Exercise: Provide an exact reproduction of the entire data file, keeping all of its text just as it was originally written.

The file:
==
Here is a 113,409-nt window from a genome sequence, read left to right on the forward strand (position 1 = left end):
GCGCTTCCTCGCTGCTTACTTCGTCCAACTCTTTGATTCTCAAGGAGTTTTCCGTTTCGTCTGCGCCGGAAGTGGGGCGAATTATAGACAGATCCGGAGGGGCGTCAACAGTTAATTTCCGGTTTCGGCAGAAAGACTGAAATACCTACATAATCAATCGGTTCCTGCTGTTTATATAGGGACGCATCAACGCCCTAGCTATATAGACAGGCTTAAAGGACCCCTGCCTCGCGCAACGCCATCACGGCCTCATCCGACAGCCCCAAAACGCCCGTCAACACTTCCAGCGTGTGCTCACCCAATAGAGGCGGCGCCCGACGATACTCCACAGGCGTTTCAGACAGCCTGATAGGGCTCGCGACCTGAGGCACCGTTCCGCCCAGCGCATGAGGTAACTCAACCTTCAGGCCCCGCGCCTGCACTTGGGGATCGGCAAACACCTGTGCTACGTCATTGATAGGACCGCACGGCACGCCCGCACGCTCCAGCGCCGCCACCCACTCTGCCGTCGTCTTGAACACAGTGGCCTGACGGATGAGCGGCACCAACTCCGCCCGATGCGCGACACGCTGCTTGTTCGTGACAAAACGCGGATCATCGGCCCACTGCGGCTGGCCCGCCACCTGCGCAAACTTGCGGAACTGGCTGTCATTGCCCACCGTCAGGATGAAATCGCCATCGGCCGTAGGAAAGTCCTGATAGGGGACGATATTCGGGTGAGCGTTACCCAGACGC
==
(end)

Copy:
Here is a 113,409-nt window from a genome sequence, read left to right on the forward strand (position 1 = left end):
GCGCTTCCTCGCTGCTTACTTCGTCCAACTCTTTGATTCTCAAGGAGTTTTCCGTTTCGTCTGCGCCGGAAGTGGGGCGAATTATAGACAGATCCGGAGGGGCGTCAACAGTTAATTTCCGGTTTCGGCAGAAAGACTGAAATACCTACATAATCAATCGGTTCCTGCTGTTTATATAGGGACGCATCAACGCCCTAGCTATATAGACAGGCTTAAAGGACCCCTGCCTCGCGCAACGCCATCACGGCCTCATCCGACAGCCCCAAAACGCCCGTCAACACTTCCAGCGTGTGCTCACCCAATAGAGGCGGCGCCCGACGATACTCCACAGGCGTTTCAGACAGCCTGATAGGGCTCGCGACCTGAGGCACCGTTCCGCCCAGCGCATGAGGTAACTCAACCTTCAGGCCCCGCGCCTGCACTTGGGGATCGGCAAACACCTGTGCTACGTCATTGATAGGACCGCACGGCACGCCCGCACGCTCCAGCGCCGCCACCCACTCTGCCGTCGTCTTGAACACAGTGGCCTGACGGATGAGCGGCACCAACTCCGCCCGATGCGCGACACGCTGCTTGTTCGTGACAAAACGCGGATCATCGGCCCACTGCGGCTGGCCCGCCACCTGCGCAAACTTGCGGAACTGGCTGTCATTGCCCACCGTCAGGATGAAATCGCCATCGGCCGTAGGAAAGTCCTGATAGGGGACGATATTCGGGTGAGCGTTACCCAGACGC